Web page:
CM Punk returned to AEW in June, but he’s already gone from the promotion after getting involved in yet another completely avoidable backstage fight. As it currently stands, Punk’s unceremonious exit from AEW has ruined his legacy in pro wrestling.
Punk is most well known for his infamous pipe bomb promo on Raw in June 2011, which propelled him to a main event level spot in WWE from that point until he walked out of the promotion in January 2014. If he never returned to pro wrestling again, Punk would go down in history as a trailblazer who broke the mold for what a WWE main event star looks like and opened doors for others to succeed at that level. That he flipped off WWE in 2014 after they allegedly treated him like shit and he walked off into the sunset was, in some ways, a fitting end to his story, because he’s always been about doing things his way and not following the pack.
Punk did return to pro wrestling seven years later with AEW. In most of his interviews since then, he expressed a desire to help the younger generation of wrestlers, the same way several key veterans like Harley Race, Terry Funk, Eddie Guerrero, and Tracey Smothers helped him when he was on his way up in the business.
I don’t doubt that this was Punk’s goal in AEW, and it’s an admirable one. However, Punk is very much a believer in old school wrestling, and it seems like he couldn’t handle it when there was some push-back from other wrestlers in the locker room who preferred to do things their own way. His infamous media tirade at All Out 2022 also revealed that he struggles to deal with the way information spreads in the current wrestling media landscape.
This is where Punk’s maturity issues came to the forefront. Rather than accept that it’s okay that his way is not for everybody, or trying to find a more effective way to combat reports and rumors that he believed were inaccurate or did not paint him in a favorable light, Punk lashed out verbally and then physically. I don’t know if fighting other wrestlers in the back is some accepted way of doing things in Punk’s old school pro wrestling mindset, but there’s no place for it in today’s business.
Instead of CM learning to make an adjustment after last year’s backstage fight with The Elite, he seemed more brazen than ever in asserting AEW Collision as his show. From my perspective, it seems that Punk correctly felt like he was practically untouchable in Tony Khan’s eyes, and so he took advantage of that. The guy in charge was willing to give Punk anything he wanted to keep him happy. Punk was a made man in AEW; he finally had a top spot in a big wrestling promotion that was ready to meet all of his creative wishes.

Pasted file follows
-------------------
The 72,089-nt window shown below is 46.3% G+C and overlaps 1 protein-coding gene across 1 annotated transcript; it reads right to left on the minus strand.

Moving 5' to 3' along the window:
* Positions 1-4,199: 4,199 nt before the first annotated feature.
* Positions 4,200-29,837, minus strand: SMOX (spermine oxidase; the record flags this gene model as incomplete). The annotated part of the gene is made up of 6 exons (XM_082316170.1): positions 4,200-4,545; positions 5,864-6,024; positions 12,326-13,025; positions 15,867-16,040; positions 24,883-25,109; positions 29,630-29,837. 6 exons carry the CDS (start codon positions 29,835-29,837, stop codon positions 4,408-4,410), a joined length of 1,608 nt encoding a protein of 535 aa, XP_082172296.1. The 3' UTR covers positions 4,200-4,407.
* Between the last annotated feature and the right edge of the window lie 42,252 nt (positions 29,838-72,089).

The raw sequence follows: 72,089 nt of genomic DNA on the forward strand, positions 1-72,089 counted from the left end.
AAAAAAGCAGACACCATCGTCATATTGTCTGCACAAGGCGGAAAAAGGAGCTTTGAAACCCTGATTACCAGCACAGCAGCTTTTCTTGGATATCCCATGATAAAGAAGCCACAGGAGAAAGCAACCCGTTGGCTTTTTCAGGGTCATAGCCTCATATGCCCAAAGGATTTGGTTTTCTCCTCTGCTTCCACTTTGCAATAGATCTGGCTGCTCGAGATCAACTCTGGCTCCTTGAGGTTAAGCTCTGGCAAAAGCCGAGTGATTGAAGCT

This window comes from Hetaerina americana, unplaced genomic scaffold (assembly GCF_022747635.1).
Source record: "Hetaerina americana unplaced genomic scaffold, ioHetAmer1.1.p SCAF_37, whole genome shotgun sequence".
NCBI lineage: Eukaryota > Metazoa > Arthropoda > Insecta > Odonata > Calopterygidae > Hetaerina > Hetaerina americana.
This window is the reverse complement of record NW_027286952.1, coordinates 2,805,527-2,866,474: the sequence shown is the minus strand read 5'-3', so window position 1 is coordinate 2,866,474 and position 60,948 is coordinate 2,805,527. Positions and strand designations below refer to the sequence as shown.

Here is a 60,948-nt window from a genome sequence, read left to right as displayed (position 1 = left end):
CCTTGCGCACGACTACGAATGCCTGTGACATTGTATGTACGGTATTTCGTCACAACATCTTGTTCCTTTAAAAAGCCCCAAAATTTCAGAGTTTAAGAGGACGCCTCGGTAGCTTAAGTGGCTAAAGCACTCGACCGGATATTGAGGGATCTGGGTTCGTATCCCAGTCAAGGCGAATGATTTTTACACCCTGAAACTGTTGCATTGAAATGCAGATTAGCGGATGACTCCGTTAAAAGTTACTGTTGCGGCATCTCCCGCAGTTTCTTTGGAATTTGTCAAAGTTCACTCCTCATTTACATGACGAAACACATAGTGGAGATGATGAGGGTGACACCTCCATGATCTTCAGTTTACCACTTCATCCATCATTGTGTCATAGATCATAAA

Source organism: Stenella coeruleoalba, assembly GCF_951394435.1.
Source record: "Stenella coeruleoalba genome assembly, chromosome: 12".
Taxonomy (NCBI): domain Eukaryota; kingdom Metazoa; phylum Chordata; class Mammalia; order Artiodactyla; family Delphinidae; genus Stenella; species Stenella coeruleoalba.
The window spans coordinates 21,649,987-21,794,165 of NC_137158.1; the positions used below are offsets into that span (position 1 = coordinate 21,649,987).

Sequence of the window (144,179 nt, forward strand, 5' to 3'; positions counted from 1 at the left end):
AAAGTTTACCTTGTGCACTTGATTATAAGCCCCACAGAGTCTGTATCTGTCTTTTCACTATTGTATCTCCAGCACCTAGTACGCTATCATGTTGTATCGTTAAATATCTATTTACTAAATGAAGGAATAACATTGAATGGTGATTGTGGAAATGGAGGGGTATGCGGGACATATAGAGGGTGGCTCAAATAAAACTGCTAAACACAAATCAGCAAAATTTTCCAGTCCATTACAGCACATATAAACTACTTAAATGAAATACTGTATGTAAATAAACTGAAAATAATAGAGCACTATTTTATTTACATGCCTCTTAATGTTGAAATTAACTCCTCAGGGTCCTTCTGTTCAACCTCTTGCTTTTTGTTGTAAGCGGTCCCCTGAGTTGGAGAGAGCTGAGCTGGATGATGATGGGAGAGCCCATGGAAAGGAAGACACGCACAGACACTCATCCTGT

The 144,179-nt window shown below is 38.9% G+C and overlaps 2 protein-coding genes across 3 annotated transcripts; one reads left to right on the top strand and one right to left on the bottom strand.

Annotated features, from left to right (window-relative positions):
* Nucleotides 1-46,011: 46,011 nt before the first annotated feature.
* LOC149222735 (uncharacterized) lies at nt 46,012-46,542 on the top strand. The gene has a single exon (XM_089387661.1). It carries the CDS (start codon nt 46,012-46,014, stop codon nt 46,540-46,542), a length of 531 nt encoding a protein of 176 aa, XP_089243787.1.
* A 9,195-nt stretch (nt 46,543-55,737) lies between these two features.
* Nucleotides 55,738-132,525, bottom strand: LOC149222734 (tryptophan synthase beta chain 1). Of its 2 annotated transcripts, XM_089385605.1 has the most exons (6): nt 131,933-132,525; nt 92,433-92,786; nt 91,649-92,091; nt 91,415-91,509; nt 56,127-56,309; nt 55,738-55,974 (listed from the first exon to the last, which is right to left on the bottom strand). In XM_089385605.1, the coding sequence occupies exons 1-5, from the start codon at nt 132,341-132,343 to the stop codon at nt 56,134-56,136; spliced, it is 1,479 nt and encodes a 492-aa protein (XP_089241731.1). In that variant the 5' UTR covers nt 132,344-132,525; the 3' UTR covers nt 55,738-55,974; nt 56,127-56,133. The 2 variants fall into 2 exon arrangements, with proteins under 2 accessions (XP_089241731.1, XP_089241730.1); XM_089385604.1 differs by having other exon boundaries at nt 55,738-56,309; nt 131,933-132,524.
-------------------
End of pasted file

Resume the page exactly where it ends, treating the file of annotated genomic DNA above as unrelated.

With that in mind, it’s kind of mind-boggling that Punk found a way to blow it all, perhaps losing millions of dollars in the process. All Punk had to do was not get into another backstage fight, but he couldn’t do it. It’s really easy to not fight people in the workplace when they piss you off, even if they are in the wrong. But Punk just couldn’t do it.
When Tony Khan says he felt like his life was in danger as a result of the backstage incident between Punk and Jack Perry at All In, it creates an image of Punk as an unhinged maniac or bully who lacks professionalism and likes to solve problems with violence. This is now Punk’s legacy in pro wrestling, whether it’s fair or not.
This image of Punk as a toxic malcontent will also help some folks retroactively give WWE more of a pass for the way they treated him during his run there, because it’s easier now to just assume that Punk can’t be happy no matter the circumstances. I don’t think WWE deserves a pass in the slightest and fully believe that Punk was in the right back then, but Punk’s current problems in AEW will undoubtedly hurt his legacy in that regard too.
If WWE decides they have no interest in bringing back CM Punk, this could be it for him in pro wrestling on the big stage. If that’s how this plays out, with both AEW and WWE rejecting him, he may not have a chance to undo the damage that his AEW run has done to his legacy in pro wrestling. Even if Tony Khan is willing to bring Punk back at some point down the line, he’s close to being 45 years old right now, so time is not on his side.
If I wrote out a list of my favorite pro wrestlers of all-time, CM Punk would very likely land in the top five. I think he’s one of the best to ever do it on the mic, and his ring work is always captivating and delivers the goods. I hope he will be able to write a happier ending to his pro wrestling career. It’s a damn shame what happened with him in the AEW locker room, but he ultimately needs to point the finger at himself and realize that he needs to make some critical adjustments in order to fit into a pro wrestling locker room today.
The problem is that he may never have a chance to do that unless he is willing to work on a smaller stage like Impact Wrestling, because his final blow up in AEW has ruined his image and legacy in pro wrestling.